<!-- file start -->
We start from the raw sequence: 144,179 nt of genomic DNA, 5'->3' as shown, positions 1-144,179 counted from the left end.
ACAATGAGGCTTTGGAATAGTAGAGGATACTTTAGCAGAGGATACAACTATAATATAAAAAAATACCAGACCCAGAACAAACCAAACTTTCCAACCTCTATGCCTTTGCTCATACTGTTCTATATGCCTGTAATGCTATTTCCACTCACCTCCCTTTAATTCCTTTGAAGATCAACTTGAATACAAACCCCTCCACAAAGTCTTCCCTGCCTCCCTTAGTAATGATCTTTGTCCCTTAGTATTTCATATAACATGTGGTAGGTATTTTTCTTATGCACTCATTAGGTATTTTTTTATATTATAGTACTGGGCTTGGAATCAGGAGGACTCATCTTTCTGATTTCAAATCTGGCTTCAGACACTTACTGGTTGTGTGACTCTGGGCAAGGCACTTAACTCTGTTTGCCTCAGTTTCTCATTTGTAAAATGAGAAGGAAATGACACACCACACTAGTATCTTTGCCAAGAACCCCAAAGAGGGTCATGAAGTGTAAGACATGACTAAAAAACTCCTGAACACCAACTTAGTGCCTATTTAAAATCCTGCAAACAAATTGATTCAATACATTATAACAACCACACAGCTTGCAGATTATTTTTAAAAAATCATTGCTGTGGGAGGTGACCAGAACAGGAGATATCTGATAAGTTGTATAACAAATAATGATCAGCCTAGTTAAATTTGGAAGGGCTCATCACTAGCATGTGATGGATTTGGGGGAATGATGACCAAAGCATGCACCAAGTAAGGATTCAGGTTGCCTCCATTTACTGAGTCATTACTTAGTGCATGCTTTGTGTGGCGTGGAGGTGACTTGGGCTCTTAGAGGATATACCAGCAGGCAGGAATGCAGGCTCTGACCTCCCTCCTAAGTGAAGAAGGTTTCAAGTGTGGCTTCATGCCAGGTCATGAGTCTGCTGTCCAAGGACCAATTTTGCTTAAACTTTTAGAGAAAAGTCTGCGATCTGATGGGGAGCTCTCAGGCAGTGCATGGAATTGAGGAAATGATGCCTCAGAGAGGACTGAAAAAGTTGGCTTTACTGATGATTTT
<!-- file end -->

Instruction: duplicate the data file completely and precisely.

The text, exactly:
We start from the raw sequence: 144,179 nt of genomic DNA, 5'->3' as shown, positions 1-144,179 counted from the left end.
ACAATGAGGCTTTGGAATAGTAGAGGATACTTTAGCAGAGGATACAACTATAATATAAAAAAATACCAGACCCAGAACAAACCAAACTTTCCAACCTCTATGCCTTTGCTCATACTGTTCTATATGCCTGTAATGCTATTTCCACTCACCTCCCTTTAATTCCTTTGAAGATCAACTTGAATACAAACCCCTCCACAAAGTCTTCCCTGCCTCCCTTAGTAATGATCTTTGTCCCTTAGTATTTCATATAACATGTGGTAGGTATTTTTCTTATGCACTCATTAGGTATTTTTTTATATTATAGTACTGGGCTTGGAATCAGGAGGACTCATCTTTCTGATTTCAAATCTGGCTTCAGACACTTACTGGTTGTGTGACTCTGGGCAAGGCACTTAACTCTGTTTGCCTCAGTTTCTCATTTGTAAAATGAGAAGGAAATGACACACCACACTAGTATCTTTGCCAAGAACCCCAAAGAGGGTCATGAAGTGTAAGACATGACTAAAAAACTCCTGAACACCAACTTAGTGCCTATTTAAAATCCTGCAAACAAATTGATTCAATACATTATAACAACCACACAGCTTGCAGATTATTTTTAAAAAATCATTGCTGTGGGAGGTGACCAGAACAGGAGATATCTGATAAGTTGTATAACAAATAATGATCAGCCTAGTTAAATTTGGAAGGGCTCATCACTAGCATGTGATGGATTTGGGGGAATGATGACCAAAGCATGCACCAAGTAAGGATTCAGGTTGCCTCCATTTACTGAGTCATTACTTAGTGCATGCTTTGTGTGGCGTGGAGGTGACTTGGGCTCTTAGAGGATATACCAGCAGGCAGGAATGCAGGCTCTGACCTCCCTCCTAAGTGAAGAAGGTTTCAAGTGTGGCTTCATGCCAGGTCATGAGTCTGCTGTCCAAGGACCAATTTTGCTTAAACTTTTAGAGAAAAGTCTGCGATCTGATGGGGAGCTCTCAGGCAGTGCATGGAATTGAGGAAATGATGCCTCAGAGAGGACTGAAAAAGTTGGCTTTACTGATGATTTT